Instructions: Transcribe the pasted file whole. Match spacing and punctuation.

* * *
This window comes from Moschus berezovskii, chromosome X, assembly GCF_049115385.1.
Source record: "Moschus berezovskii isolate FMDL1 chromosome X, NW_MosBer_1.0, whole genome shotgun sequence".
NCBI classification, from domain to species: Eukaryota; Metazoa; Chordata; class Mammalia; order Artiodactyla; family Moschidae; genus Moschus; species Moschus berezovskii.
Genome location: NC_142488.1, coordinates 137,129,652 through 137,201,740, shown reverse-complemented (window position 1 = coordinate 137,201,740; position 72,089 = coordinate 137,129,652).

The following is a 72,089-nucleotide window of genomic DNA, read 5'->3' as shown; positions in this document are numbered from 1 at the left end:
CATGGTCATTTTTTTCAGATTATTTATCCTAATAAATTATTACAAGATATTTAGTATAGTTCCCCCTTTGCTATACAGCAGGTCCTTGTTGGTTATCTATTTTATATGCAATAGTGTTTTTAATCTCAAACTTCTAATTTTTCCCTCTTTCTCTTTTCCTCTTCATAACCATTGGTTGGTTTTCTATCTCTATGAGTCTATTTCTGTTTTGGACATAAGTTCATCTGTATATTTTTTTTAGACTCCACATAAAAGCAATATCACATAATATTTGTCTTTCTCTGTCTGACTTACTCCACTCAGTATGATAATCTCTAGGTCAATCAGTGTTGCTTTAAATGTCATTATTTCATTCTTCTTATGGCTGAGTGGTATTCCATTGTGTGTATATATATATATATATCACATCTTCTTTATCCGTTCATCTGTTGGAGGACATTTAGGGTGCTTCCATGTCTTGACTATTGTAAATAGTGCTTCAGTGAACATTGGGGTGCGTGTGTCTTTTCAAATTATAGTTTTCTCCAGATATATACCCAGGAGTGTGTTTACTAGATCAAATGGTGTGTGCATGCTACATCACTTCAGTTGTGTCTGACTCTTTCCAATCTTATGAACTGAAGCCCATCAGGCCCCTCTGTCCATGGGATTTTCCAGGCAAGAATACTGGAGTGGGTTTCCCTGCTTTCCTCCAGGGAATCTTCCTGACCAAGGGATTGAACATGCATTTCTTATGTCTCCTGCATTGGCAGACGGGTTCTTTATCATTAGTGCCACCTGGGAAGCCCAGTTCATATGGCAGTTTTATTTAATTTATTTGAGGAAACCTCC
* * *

This window comes from Moschus berezovskii, chromosome X, assembly GCF_049115385.1.
Source record: "Moschus berezovskii isolate FMDL1 chromosome X, NW_MosBer_1.0, whole genome shotgun sequence".
NCBI classification, from domain to species: Eukaryota; Metazoa; Chordata; class Mammalia; order Artiodactyla; family Moschidae; genus Moschus; species Moschus berezovskii.
Genome location: NC_142488.1, coordinates 137,129,652 through 137,201,740, shown reverse-complemented (window position 1 = coordinate 137,201,740; position 72,089 = coordinate 137,129,652).

The following is a 72,089-nucleotide window of genomic DNA, read 5'->3' as shown; positions in this document are numbered from 1 at the left end:
CATGGTCATTTTTTTCAGATTATTTATCCTAATAAATTATTACAAGATATTTAGTATAGTTCCCCCTTTGCTATACAGCAGGTCCTTGTTGGTTATCTATTTTATATGCAATAGTGTTTTTAATCTCAAACTTCTAATTTTTCCCTCTTTCTCTTTTCCTCTTCATAACCATTGGTTGGTTTTCTATCTCTATGAGTCTATTTCTGTTTTGGACATAAGTTCATCTGTATATTTTTTTTAGACTCCACATAAAAGCAATATCACATAATATTTGTCTTTCTCTGTCTGACTTACTCCACTCAGTATGATAATCTCTAGGTCAATCAGTGTTGCTTTAAATGTCATTATTTCATTCTTCTTATGGCTGAGTGGTATTCCATTGTGTGTATATATATATATATATCACATCTTCTTTATCCGTTCATCTGTTGGAGGACATTTAGGGTGCTTCCATGTCTTGACTATTGTAAATAGTGCTTCAGTGAACATTGGGGTGCGTGTGTCTTTTCAAATTATAGTTTTCTCCAGATATATACCCAGGAGTGTGTTTACTAGATCAAATGGTGTGTGCATGCTACATCACTTCAGTTGTGTCTGACTCTTTCCAATCTTATGAACTGAAGCCCATCAGGCCCCTCTGTCCATGGGATTTTCCAGGCAAGAATACTGGAGTGGGTTTCCCTGCTTTCCTCCAGGGAATCTTCCTGACCAAGGGATTGAACATGCATTTCTTATGTCTCCTGCATTGGCAGACGGGTTCTTTATCATTAGTGCCACCTGGGAAGCCCAGTTCATATGGCAGTTTTATTTAATTTATTTGAGGAAACCTCC